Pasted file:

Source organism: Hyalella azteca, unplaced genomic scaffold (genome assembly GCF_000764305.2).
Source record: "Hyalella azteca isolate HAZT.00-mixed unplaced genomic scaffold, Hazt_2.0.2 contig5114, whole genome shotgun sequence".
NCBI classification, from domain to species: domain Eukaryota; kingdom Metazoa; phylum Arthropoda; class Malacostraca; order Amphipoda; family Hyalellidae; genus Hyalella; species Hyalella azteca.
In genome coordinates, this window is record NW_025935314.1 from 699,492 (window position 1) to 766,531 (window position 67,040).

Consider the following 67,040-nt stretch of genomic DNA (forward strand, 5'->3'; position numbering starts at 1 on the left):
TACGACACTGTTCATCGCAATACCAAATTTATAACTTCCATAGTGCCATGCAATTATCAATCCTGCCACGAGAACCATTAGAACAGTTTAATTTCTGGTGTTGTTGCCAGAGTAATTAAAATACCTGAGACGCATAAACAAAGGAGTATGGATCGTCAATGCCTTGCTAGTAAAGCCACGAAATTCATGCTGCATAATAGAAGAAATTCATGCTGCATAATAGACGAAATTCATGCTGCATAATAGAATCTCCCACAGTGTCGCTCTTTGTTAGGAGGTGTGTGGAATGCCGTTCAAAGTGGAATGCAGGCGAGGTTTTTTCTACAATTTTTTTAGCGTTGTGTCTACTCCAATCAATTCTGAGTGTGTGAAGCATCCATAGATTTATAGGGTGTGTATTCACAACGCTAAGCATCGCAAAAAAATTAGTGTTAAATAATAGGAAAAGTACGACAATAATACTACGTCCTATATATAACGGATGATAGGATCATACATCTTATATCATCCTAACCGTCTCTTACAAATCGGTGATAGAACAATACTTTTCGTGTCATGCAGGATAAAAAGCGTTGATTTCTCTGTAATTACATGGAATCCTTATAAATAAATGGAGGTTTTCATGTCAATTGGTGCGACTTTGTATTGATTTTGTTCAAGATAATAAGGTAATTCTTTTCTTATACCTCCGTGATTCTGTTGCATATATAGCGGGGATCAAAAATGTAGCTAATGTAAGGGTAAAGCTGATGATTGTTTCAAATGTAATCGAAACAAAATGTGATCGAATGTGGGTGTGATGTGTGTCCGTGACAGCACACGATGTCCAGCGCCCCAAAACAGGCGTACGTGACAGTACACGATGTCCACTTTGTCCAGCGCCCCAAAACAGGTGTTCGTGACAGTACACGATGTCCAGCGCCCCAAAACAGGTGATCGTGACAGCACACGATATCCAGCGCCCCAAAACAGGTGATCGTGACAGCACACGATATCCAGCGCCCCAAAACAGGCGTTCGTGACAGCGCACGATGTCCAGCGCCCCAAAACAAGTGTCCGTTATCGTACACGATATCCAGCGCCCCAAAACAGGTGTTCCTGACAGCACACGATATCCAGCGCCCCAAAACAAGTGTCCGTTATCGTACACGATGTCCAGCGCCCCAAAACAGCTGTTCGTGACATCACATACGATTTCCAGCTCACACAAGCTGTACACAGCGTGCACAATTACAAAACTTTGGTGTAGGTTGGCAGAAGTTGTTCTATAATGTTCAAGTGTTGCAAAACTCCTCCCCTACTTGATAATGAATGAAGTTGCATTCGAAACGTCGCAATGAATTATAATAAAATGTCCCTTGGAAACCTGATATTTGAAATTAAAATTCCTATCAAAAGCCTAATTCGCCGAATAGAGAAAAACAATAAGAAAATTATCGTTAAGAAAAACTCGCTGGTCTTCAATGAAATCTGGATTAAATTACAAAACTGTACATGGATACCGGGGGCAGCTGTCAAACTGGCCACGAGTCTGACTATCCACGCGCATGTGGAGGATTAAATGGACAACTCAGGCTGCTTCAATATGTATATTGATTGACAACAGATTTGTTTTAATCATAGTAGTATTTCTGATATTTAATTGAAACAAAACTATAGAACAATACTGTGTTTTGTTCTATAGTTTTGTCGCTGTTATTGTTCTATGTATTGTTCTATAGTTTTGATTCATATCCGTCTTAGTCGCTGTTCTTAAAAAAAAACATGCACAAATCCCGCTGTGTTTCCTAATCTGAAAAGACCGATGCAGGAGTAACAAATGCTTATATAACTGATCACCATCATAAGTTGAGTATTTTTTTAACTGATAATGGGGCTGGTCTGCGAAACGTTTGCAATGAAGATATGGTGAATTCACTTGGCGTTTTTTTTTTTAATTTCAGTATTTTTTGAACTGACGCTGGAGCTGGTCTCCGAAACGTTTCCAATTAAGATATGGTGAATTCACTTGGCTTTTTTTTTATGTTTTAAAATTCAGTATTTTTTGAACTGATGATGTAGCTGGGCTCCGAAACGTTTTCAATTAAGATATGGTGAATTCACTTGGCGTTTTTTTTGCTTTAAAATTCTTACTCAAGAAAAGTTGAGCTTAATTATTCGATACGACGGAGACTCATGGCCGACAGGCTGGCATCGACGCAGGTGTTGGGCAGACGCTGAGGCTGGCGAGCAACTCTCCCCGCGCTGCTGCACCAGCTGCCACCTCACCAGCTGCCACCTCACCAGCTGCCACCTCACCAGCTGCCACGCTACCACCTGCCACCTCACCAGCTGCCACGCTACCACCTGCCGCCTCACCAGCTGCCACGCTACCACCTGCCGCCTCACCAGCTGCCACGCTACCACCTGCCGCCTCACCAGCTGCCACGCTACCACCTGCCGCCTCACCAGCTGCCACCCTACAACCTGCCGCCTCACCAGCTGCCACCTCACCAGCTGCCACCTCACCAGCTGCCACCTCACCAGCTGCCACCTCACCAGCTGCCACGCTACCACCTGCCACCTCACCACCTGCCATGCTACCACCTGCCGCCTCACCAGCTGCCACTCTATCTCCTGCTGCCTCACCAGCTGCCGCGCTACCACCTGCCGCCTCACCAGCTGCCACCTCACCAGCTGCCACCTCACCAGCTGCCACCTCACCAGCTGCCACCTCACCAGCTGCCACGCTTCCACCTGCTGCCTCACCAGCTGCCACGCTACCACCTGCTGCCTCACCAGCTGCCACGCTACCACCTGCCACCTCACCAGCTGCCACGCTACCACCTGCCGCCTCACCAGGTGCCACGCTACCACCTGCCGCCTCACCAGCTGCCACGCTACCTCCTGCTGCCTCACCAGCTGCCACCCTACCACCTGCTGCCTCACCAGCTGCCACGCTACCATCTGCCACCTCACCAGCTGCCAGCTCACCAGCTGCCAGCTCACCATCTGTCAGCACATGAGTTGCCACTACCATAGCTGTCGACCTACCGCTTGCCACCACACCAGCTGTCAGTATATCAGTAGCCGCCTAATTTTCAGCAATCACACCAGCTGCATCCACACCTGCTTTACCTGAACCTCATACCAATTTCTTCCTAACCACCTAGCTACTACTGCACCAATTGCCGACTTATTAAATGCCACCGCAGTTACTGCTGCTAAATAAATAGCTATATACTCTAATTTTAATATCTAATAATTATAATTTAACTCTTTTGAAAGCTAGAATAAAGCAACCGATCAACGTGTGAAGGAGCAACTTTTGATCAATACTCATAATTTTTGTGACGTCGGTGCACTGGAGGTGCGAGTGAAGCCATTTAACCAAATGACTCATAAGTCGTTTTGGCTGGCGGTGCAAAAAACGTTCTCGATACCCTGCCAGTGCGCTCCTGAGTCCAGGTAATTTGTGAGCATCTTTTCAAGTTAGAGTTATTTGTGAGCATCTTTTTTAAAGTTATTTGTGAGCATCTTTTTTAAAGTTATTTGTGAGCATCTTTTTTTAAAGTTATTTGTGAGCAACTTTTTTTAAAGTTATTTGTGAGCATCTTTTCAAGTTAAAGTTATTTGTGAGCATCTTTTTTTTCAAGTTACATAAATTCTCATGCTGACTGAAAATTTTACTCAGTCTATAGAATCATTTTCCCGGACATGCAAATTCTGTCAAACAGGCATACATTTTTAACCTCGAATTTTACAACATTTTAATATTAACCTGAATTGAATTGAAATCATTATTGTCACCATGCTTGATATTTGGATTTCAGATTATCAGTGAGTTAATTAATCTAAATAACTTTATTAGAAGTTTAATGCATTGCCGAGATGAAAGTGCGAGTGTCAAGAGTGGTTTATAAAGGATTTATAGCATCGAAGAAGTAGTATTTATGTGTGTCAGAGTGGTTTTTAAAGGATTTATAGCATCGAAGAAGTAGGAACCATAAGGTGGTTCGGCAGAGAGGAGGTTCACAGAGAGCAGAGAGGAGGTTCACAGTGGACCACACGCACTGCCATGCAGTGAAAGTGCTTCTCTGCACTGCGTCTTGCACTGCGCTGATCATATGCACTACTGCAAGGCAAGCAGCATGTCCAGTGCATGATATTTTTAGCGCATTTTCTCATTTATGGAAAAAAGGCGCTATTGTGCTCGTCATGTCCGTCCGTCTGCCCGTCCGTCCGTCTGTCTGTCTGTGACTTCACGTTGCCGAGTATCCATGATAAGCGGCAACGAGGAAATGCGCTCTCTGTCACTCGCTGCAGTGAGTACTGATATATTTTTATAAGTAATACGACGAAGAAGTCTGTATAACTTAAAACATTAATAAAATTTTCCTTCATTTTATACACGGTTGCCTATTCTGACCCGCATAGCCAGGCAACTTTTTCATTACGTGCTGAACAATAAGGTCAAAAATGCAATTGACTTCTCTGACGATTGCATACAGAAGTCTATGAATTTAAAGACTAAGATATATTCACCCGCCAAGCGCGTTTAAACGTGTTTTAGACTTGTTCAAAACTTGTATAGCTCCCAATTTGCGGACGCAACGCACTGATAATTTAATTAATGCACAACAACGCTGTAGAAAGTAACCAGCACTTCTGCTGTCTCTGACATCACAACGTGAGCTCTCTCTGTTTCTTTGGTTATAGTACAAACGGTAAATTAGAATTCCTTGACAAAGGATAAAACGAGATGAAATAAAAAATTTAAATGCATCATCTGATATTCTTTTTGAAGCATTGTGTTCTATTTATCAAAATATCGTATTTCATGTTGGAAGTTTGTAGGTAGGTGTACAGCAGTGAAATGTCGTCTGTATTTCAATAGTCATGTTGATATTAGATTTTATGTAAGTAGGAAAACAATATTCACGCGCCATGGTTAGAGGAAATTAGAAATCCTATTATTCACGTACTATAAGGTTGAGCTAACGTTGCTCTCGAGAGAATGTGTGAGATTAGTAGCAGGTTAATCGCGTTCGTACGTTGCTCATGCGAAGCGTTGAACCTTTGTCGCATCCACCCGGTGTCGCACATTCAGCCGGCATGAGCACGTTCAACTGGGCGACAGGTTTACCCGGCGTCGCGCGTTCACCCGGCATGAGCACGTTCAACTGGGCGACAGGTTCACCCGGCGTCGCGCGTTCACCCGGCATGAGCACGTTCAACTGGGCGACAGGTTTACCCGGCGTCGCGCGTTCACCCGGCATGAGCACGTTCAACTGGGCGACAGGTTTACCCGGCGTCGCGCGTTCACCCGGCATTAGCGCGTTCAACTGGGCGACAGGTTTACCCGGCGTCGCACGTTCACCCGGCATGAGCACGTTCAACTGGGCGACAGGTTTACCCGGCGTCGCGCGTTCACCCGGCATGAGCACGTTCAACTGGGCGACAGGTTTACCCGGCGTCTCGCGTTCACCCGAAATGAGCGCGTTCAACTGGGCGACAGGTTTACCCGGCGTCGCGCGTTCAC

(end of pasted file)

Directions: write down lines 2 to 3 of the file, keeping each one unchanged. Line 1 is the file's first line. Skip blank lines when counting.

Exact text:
Source record: "Hyalella azteca isolate HAZT.00-mixed unplaced genomic scaffold, Hazt_2.0.2 contig5114, whole genome shotgun sequence".
NCBI classification, from domain to species: domain Eukaryota; kingdom Metazoa; phylum Arthropoda; class Malacostraca; order Amphipoda; family Hyalellidae; genus Hyalella; species Hyalella azteca.